Windows 7 is built on the same basic architecture as Windows Vista, so most applications will retain their compatibility between these operating systems. This alone will make adopting Windows 7 much less challenging than migrating from Windows XP to Windows Vista. If your organization is like many that are still standardized on Windows XP, you will need to transition to updated versions of your key applications, but the availability of Windows Vista–compatible versions and well-proven shims will make this task more manageable.

2 - Hardware compatibility and requirements

Much like the application compatibility issues, adopting Windows Vista early-on was a challenge because of the higher system requirements—such as RAM and graphics.  On the flip side, Windows Vista provides manageability and security that just isn’t available on Windows XP, and with more capable hardware, Windows Vista is able to perform a number of useful functions that improve productivity (such as Windows Search 4 and the Windows Aero desktop experience) and increase PC responsiveness (the ReadyBoost technology launches applications more quickly by maintaining a portion of frequently used applications in memory).

Windows 7 was designed to perform well on the same hardware that runs Windows Vista well, while delivering additional performance and reliability improvements. The design team for Windows 7 had a specific focus on the fundamentals—as well as maintaining compatibility with existing applications and hardware. In operation, you will find that Windows 7 boots faster and has a smaller memory footprint than Windows Vista.

3 - Better Together with Windows Server 2008

One of the key benefits of the modern operating system is that Windows 7 and the Windows Server 2008 operating system share a common code base, and are maintained with a single servicing model. This servicing model means updates and security updates are shared across both client PCs and servers, simplifying the process of maintaining an up-to-date infrastructure.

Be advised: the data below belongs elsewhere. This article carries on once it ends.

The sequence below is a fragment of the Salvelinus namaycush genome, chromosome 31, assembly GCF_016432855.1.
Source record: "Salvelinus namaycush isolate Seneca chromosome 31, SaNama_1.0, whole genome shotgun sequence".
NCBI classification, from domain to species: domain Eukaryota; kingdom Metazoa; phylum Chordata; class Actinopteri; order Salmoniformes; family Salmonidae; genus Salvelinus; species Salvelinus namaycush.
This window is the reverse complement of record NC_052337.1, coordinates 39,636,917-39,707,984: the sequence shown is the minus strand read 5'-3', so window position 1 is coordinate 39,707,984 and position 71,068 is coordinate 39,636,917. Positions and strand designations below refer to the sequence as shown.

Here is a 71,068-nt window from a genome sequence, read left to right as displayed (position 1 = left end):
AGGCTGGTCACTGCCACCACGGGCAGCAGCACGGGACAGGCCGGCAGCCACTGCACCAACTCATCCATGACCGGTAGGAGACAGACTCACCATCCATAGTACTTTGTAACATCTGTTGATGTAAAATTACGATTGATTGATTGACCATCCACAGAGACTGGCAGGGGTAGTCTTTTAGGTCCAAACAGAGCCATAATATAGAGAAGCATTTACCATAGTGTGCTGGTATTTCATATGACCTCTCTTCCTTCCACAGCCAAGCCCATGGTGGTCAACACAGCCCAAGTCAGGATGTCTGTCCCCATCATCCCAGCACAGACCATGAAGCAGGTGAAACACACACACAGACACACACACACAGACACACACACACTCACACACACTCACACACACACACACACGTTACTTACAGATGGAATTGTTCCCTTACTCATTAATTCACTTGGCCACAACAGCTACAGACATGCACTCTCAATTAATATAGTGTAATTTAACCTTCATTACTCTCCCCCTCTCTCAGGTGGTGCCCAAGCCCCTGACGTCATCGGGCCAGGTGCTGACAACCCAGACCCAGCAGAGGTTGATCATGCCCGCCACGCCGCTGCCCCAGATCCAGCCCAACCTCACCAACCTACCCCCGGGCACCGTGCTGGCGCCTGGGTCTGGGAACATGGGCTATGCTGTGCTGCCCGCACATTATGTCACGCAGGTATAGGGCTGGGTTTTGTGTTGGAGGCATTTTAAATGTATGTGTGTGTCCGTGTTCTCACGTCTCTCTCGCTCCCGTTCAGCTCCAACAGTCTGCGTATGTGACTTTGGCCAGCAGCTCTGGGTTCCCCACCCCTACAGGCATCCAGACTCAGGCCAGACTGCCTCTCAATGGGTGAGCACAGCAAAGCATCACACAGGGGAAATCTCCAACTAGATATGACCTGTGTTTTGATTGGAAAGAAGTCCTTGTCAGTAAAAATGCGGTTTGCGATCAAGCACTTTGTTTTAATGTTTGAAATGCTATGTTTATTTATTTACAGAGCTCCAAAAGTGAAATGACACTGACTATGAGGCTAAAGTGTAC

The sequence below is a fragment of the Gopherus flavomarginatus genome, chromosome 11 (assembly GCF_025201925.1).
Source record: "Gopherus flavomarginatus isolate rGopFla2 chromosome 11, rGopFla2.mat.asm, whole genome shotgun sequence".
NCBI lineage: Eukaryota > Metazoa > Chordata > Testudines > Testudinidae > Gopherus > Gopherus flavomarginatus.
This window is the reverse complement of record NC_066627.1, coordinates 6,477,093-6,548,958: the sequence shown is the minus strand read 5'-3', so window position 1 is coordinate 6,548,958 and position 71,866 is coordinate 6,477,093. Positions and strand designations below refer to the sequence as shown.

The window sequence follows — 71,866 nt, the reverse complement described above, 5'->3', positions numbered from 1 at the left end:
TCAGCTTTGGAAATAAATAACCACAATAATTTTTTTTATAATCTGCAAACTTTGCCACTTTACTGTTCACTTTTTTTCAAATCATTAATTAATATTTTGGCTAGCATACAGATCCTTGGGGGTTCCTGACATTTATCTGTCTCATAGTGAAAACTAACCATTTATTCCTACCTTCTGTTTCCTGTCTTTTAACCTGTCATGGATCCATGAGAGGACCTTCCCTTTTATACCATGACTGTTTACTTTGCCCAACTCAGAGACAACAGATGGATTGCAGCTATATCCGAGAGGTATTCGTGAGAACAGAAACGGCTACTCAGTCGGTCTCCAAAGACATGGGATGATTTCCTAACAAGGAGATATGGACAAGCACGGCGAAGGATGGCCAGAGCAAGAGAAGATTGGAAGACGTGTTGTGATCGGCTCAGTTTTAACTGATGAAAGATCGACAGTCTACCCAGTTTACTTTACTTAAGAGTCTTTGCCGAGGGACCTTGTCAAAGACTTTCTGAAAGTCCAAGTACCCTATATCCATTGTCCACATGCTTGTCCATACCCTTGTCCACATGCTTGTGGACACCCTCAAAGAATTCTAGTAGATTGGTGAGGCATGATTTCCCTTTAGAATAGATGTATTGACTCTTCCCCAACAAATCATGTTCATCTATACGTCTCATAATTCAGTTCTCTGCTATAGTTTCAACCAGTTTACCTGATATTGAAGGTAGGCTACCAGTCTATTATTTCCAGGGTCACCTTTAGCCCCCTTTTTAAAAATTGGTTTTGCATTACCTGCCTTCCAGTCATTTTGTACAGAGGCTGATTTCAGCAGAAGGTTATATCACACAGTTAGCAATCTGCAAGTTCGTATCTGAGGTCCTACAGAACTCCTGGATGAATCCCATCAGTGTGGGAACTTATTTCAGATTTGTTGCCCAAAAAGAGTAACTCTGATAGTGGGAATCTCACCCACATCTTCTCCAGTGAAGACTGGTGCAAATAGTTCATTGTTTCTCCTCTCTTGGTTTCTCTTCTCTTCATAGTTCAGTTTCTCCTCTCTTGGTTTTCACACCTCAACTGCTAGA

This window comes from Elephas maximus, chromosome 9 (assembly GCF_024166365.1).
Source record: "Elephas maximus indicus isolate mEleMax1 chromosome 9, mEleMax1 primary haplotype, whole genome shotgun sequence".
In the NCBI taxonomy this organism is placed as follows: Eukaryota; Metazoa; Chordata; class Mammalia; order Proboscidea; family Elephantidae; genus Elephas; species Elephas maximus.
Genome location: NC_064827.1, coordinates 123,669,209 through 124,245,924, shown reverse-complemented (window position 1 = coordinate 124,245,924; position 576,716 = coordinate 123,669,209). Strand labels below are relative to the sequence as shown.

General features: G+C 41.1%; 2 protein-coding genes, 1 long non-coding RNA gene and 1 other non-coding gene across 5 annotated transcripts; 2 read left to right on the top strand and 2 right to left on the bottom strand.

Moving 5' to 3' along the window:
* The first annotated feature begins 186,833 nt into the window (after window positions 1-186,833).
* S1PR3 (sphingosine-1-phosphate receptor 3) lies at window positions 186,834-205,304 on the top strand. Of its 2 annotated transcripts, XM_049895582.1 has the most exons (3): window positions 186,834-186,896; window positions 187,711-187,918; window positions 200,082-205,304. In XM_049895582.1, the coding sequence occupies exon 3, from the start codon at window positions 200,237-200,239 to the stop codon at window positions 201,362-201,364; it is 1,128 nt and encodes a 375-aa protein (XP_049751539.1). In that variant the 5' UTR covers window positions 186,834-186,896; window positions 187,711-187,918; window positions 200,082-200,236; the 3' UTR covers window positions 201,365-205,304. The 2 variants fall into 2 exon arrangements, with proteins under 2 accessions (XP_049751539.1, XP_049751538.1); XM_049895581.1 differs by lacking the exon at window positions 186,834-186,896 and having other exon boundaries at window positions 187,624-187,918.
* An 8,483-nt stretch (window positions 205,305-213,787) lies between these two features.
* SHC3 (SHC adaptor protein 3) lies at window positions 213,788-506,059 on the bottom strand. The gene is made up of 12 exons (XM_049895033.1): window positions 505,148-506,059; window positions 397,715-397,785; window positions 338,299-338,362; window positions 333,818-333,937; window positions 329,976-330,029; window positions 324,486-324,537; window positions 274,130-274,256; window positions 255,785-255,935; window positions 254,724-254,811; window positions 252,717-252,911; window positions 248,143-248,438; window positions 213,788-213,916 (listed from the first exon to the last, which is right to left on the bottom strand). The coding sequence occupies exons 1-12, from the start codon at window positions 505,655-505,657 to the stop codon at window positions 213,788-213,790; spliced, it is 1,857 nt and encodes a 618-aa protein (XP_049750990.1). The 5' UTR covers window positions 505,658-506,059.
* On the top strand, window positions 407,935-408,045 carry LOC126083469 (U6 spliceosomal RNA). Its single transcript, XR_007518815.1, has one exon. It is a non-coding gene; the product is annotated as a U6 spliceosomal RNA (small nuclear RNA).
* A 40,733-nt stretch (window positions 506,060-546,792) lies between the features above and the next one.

In addition, environments with both Windows Server 2008 and Windows 7 unlock capabilities that extend functionality and help ensure a more secure environment. One example is DirectAccess, which allows management and updating of remote mobile PCs that are connected to the Internet, even when they are not connected to the corporate network. This capability helps ensure that remote users receive security patches on a timely basis, and allows IT to update configuration setting via Group Policy. For the end user, DirectAccess allows access to locations on the corporate network without using a virtual private network (VPN) connection. (In addition to Windows Server 2008 R2, DirectAccess requires IPSec and IPv6 implementation.)

4 - Extend data encryption to removable media

News reports are rife with stories about companies losing control over sensitive information. In some industries, this is an issue with grave legal implications, while in other situations the issue is inconvenience. Regardless, smart compliance policy dictates that sensitive information be safeguarded in the event of a lost or stolen laptop. Further, preventing sensitive information from being removed from corporate resources is a pillar of effective compliance management.